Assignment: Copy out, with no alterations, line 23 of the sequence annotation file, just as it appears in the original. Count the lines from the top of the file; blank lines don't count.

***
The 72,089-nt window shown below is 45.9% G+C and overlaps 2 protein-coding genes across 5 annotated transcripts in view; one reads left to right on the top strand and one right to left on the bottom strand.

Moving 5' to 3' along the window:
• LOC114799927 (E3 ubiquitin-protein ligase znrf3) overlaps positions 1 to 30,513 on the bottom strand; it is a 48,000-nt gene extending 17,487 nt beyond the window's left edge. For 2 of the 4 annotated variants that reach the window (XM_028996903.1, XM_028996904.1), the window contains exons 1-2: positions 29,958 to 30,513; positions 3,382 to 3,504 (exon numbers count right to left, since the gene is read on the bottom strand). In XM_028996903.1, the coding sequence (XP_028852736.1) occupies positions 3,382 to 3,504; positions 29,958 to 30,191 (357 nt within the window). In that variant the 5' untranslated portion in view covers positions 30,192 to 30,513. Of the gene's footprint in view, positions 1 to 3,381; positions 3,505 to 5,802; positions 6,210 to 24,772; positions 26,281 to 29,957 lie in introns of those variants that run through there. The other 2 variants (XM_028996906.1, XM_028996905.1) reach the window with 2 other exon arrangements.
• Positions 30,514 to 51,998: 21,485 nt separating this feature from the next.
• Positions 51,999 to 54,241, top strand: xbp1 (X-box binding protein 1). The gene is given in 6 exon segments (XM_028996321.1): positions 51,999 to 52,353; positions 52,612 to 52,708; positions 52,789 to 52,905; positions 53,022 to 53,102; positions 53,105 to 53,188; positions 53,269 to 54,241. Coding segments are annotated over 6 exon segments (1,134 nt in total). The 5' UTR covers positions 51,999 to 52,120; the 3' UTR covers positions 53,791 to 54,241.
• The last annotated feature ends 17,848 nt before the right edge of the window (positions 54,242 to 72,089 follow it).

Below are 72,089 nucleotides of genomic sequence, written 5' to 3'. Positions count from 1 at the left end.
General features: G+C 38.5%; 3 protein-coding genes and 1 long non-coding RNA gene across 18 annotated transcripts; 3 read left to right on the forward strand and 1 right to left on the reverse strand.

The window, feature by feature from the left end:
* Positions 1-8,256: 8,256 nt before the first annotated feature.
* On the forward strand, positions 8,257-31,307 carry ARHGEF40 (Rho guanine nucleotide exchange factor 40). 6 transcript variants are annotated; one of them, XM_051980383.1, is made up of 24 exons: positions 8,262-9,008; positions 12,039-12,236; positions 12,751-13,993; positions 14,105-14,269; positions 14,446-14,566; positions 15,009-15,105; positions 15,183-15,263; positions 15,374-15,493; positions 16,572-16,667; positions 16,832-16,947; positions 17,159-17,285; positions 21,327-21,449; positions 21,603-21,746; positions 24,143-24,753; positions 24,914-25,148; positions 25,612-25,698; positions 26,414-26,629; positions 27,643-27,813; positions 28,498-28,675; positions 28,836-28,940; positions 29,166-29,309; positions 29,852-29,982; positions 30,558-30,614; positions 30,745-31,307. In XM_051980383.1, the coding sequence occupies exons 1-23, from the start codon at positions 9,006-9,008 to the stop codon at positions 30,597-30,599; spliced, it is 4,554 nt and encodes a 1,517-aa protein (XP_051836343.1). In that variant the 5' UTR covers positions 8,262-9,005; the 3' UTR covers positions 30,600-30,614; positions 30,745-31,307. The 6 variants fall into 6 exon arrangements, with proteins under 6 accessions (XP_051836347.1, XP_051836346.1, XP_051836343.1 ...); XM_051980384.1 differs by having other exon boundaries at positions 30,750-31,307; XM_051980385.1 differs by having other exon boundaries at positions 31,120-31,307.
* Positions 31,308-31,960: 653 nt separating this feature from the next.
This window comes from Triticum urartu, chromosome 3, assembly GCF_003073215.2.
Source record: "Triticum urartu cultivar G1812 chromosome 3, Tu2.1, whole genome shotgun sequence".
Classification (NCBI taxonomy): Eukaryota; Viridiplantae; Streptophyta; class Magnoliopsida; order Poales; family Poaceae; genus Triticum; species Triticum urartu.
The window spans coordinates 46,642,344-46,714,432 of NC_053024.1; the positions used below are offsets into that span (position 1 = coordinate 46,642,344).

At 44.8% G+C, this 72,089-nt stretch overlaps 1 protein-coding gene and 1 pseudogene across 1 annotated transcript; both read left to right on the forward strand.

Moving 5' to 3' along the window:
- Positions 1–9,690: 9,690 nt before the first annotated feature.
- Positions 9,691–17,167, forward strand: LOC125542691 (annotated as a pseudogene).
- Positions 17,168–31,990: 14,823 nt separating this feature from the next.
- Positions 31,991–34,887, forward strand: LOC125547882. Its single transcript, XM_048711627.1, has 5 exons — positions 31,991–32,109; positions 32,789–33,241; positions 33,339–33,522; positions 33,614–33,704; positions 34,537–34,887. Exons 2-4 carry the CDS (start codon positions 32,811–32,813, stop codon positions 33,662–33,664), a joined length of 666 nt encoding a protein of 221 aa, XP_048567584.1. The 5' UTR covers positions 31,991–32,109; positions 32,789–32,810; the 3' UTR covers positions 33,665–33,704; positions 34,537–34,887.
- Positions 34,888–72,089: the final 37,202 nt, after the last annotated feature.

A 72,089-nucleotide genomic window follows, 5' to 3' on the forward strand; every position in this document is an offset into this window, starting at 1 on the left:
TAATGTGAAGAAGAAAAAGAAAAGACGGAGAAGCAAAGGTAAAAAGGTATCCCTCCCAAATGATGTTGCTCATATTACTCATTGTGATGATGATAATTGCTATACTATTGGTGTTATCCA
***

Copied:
- Positions 34,888–72,089: the final 37,202 nt, after the last annotated feature.